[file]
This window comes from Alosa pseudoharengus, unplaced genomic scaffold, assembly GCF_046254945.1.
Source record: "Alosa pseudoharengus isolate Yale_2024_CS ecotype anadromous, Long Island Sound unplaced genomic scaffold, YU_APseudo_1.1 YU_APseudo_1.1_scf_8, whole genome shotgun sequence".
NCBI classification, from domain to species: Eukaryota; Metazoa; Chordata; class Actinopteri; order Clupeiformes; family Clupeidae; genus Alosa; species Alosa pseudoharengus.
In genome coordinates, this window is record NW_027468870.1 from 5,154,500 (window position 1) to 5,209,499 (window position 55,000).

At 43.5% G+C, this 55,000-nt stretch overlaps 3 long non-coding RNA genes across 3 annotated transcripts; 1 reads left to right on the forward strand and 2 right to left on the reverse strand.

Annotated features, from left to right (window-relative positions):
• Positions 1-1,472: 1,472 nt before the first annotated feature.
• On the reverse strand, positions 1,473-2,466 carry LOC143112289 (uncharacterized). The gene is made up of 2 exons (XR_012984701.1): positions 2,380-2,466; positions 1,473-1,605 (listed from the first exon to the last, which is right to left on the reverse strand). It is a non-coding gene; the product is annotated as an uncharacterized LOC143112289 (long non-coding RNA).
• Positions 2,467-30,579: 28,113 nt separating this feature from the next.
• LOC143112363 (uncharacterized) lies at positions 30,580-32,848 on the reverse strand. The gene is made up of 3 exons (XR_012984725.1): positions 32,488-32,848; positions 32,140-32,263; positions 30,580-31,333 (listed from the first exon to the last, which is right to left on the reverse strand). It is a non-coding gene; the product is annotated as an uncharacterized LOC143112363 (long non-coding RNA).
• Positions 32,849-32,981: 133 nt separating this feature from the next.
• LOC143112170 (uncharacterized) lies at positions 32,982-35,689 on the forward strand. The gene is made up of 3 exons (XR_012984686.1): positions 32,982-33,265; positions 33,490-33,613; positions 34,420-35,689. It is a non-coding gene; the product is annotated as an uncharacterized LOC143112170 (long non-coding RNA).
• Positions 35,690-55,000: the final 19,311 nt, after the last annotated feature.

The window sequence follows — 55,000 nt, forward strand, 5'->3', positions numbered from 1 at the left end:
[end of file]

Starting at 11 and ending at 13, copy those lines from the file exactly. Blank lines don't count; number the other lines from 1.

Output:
• Positions 32,849-32,981: 133 nt separating this feature from the next.
• LOC143112170 (uncharacterized) lies at positions 32,982-35,689 on the forward strand. The gene is made up of 3 exons (XR_012984686.1): positions 32,982-33,265; positions 33,490-33,613; positions 34,420-35,689. It is a non-coding gene; the product is annotated as an uncharacterized LOC143112170 (long non-coding RNA).
• Positions 35,690-55,000: the final 19,311 nt, after the last annotated feature.